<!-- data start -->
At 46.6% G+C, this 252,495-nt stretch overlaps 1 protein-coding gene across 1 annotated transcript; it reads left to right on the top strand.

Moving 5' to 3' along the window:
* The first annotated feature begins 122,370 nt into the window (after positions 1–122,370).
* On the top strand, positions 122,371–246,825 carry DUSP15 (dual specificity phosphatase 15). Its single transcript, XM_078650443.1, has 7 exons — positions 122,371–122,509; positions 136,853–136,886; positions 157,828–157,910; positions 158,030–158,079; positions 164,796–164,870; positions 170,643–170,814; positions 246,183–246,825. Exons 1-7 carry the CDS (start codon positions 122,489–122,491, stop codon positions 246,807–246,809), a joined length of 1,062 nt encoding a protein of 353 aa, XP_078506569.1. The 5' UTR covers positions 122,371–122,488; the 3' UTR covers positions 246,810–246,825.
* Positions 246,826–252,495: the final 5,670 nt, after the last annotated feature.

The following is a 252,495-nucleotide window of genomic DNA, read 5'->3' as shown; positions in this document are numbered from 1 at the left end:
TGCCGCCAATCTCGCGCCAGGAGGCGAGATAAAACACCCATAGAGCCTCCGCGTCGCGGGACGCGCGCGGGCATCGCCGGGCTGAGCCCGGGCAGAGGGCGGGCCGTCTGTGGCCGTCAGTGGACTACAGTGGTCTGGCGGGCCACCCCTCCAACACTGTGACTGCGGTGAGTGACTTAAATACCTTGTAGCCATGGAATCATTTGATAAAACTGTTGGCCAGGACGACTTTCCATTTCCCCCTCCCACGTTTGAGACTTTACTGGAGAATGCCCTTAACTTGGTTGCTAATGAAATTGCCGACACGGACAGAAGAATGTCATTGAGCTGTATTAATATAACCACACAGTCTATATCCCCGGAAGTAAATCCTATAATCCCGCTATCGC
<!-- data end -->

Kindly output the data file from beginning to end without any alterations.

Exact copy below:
At 46.6% G+C, this 252,495-nt stretch overlaps 1 protein-coding gene across 1 annotated transcript; it reads left to right on the top strand.

Moving 5' to 3' along the window:
* The first annotated feature begins 122,370 nt into the window (after positions 1–122,370).
* On the top strand, positions 122,371–246,825 carry DUSP15 (dual specificity phosphatase 15). Its single transcript, XM_078650443.1, has 7 exons — positions 122,371–122,509; positions 136,853–136,886; positions 157,828–157,910; positions 158,030–158,079; positions 164,796–164,870; positions 170,643–170,814; positions 246,183–246,825. Exons 1-7 carry the CDS (start codon positions 122,489–122,491, stop codon positions 246,807–246,809), a joined length of 1,062 nt encoding a protein of 353 aa, XP_078506569.1. The 5' UTR covers positions 122,371–122,488; the 3' UTR covers positions 246,810–246,825.
* Positions 246,826–252,495: the final 5,670 nt, after the last annotated feature.

The following is a 252,495-nucleotide window of genomic DNA, read 5'->3' as shown; positions in this document are numbered from 1 at the left end:
TGCCGCCAATCTCGCGCCAGGAGGCGAGATAAAACACCCATAGAGCCTCCGCGTCGCGGGACGCGCGCGGGCATCGCCGGGCTGAGCCCGGGCAGAGGGCGGGCCGTCTGTGGCCGTCAGTGGACTACAGTGGTCTGGCGGGCCACCCCTCCAACACTGTGACTGCGGTGAGTGACTTAAATACCTTGTAGCCATGGAATCATTTGATAAAACTGTTGGCCAGGACGACTTTCCATTTCCCCCTCCCACGTTTGAGACTTTACTGGAGAATGCCCTTAACTTGGTTGCTAATGAAATTGCCGACACGGACAGAAGAATGTCATTGAGCTGTATTAATATAACCACACAGTCTATATCCCCGGAAGTAAATCCTATAATCCCGCTATCGC